Research on homework, and debates about research on homework can’t really be taken seriously. It’s all more what you’d call guidelines than actual rules. But the fundamentals of homework are very much a cascading series of Jack Sparrow’s “two rules that matter“. For high school, anyway–and if it’s not high school or beyond, it doesn’t matter.
So as long as we’re just hanging here, pay attention. The only rules that really matter are these:
“Homework” is practice, work that is assigned with the intent to improve fluency and understanding. Math homework is the most common sort, but there are also science lab notes, reading textbook notes, those idiotic shoebox assignments, collages, or any other sort of out-of-school activity that isn’t formal written expression or assessment.
“Corrupted” is a strong word for grading that is very much standard procedure in most high schools nationwide, but appropriately dramatic given the degree to which grades are used as a proxy for ability. Many teachers would be upset at this description of their usual practice; in this conversation of mostly college-level instructors, most of the participants acknowledge that many students do well on tests, but flunk or get a much lower grade because they don’t do the homework. Others point out how absurd this is. At the high school level, far fewer are found in the second group.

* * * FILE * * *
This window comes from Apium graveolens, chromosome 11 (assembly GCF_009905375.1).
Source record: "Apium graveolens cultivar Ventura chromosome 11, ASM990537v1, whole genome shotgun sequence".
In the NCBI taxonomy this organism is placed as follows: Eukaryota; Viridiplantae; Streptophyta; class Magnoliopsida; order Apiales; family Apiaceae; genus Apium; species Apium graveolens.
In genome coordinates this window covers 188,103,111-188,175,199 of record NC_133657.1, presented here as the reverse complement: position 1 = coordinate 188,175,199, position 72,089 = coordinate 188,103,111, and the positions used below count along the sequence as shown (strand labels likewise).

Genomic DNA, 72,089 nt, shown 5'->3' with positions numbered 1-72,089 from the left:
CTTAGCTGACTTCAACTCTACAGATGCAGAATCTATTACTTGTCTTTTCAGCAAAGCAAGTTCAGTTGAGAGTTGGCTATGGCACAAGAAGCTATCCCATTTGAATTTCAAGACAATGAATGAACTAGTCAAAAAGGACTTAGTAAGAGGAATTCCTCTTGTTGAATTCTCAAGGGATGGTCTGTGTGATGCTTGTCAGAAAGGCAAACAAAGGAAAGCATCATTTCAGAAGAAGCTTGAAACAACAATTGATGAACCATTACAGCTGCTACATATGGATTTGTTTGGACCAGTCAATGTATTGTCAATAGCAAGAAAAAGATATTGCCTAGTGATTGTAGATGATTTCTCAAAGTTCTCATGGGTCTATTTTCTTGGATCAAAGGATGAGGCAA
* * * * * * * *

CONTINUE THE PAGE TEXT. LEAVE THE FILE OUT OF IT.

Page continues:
Teachers have a wide, legally enforced latitude in grading, but districts and schools can institute policies that reduce options. Overwhelmingly, these policies take place in low income schools, where the students shrug off the Fs and the failure rates affect the graduation rates. District and school efforts to protect students from low grades due to homework take the shape of forced incompletes, banning zeros and sometimes banning graded homework altogether. And the public always scoffs. Lazy kids these days.
District or school-imposed restrictions are not to be confused with parent-initiated drama fests about homework overload.
The research on homework almost all focuses on two questions: does homework improves academic performance? How much homework are students doing? (The latter issue, in particular, has been annoying American parents for decades.)
I’m not…terribly interested in either of those questions. The first, which most consider quite important, is specifically in conflict with a teacher’s responsibility to grade accurately. No one would ever assume that homework improvement is anything other than relative to student ability.
But grades aren’t relative. Teachers can’t grade homework without impacting students’ performance grade. They can’t.
And so they shouldn’t.
Grades, really, are the main issue. Grades in America are simply junk. I can’t stress this enough. Research–never mention a moment’s reflection–reveals that in Title I schools like mine, an A denotes a much lower performance than at a high-income high school.
No one’s interested in adequately assessing student merit across classrooms, much less school districts, much less cities, states, or countries, so laugh at anyone who declares passionately that Harvard and other private universities are discriminating against more worthy claimants, Asian or otherwise. No one knows who the worthy claimants are, and no one’s interested in finding out.
But that’s a topic for another day.